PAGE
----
Report from chief inspector of borders and immigration says immigration status is checked for only a third of crime suspects from overseas
Police are failing to carry out data checks on arrested foreign nationals to find out if they should be deported, an inspection has found.
Outside London, the immigration status of just 30% suspects was tested over a 12-month period, according to David Bolt, the independent chief inspector of borders and immigration.
In the case of one force – West Yorkshire – highlighted in his report, that referral rate was a mere 15%. Yet in the capital, the Metropolitan Police checked most foreign nationals it arrested, after adapting its police custody database to make it difficult not to refer the case.
Failure to check immigration status means crime suspects who have committed serious offences in their own countries can avoid being deported out of the UK.
Meanwhile, some of the foreign crime suspects fool police into not asking the Home Office to carry out checks by insisting they are British citizens.
In a report commissioned by Theresa May in January, when she was still home secretary, Bolt revealed that almost 193,000 foreign nationals were arrested in 2014-15 in England and Wales.
But he said: “Not all foreign nationals arrested in the UK were referred to the Home Office for an immigration status check. It was not possible to say how many arrested foreign nationals went unchecked.
“Identification of these immigration offenders may assist the Home Office in its objective of maintaining immigration control.”
If foreign suspects have overstayed their visas, entered Britain illegally or committed crimes abroad, the department's immigration enforcement teams can take steps to deport them. Under Operation Nexus, which was rolled out in 2012, they can refer all arrested foreign nationals to the Home Office’s Command and Control Unit (CCU), which conducts an immigration status check.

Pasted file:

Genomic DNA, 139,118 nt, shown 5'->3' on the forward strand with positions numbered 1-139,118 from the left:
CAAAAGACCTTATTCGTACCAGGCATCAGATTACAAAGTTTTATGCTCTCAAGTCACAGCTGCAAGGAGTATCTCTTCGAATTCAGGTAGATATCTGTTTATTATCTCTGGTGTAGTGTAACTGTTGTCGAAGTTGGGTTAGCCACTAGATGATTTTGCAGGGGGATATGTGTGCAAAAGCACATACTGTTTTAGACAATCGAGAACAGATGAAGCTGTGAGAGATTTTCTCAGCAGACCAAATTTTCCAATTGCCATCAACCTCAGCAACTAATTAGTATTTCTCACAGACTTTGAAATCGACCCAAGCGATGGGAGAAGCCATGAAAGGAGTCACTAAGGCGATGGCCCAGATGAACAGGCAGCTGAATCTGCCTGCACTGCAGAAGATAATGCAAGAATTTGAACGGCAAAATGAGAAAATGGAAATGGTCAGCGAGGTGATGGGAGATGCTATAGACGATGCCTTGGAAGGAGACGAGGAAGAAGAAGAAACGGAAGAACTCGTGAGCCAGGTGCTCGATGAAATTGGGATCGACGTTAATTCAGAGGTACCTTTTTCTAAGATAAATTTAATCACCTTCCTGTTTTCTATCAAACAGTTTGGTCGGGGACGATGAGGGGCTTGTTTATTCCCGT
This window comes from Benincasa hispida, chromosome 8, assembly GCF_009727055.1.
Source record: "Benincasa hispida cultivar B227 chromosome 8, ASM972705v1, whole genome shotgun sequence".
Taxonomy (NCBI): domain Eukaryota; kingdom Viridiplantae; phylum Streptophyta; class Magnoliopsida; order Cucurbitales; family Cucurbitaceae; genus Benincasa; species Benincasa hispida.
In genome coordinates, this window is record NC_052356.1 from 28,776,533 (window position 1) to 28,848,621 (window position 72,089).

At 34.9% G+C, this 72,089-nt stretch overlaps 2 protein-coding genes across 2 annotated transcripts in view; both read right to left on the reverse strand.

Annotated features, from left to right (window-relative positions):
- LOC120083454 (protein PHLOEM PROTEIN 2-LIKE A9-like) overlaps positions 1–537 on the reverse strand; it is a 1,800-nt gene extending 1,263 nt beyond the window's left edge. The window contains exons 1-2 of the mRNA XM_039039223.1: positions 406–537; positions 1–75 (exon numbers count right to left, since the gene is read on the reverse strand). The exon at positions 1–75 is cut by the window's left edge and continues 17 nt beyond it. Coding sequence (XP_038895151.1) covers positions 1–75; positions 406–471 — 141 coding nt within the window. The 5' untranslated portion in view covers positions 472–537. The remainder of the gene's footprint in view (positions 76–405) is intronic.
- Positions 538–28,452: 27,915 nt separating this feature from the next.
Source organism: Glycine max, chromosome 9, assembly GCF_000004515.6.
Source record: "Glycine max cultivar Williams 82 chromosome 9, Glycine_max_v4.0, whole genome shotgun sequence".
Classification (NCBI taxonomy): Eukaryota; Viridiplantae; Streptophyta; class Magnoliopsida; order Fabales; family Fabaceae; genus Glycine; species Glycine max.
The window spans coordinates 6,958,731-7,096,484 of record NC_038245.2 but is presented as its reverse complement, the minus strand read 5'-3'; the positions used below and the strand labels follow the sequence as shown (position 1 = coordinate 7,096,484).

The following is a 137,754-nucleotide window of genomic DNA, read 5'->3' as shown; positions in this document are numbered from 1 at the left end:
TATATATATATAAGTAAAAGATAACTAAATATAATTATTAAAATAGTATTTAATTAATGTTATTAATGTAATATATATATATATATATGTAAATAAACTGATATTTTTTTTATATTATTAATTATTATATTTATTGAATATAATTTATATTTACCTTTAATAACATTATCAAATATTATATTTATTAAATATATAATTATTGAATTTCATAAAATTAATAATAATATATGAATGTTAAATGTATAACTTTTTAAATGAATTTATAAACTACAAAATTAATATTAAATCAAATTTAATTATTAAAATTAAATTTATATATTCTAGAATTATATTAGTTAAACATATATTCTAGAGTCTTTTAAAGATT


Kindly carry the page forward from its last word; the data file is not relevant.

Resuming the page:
But the chief inspector’s report points out that some officers still prefer to deal with local immigration officers (IOs), and access to data was found to be “inconsistent”. In some areas, the embedded IOs “are wasting time returning to their local offices to consult or update the Case Information Database (CID)”.
The report adds: “Some IOs do not have access to local police custody databases, while access to the Data Validation Application (DVA) to check self-identified UK citizens against passport records is generally via CCU.
“Meanwhile, restrictions on sharing Acro Criminal Records Office (run by the Association of Chief Police Officers) data reduce the effectiveness of joint efforts by the Home Office and the police to target ‘high harm’ individuals who should be prioritised for removal from the UK.
A Home Office spokesman said: “We are identifying and removing more foreign criminals from the UK than ever before. As the home secretary recently announced, we are also introducing stronger powers to deport criminals and stop them returning to the UK.”
Image: Simon Waldherr, Creative Commons through Wikimedia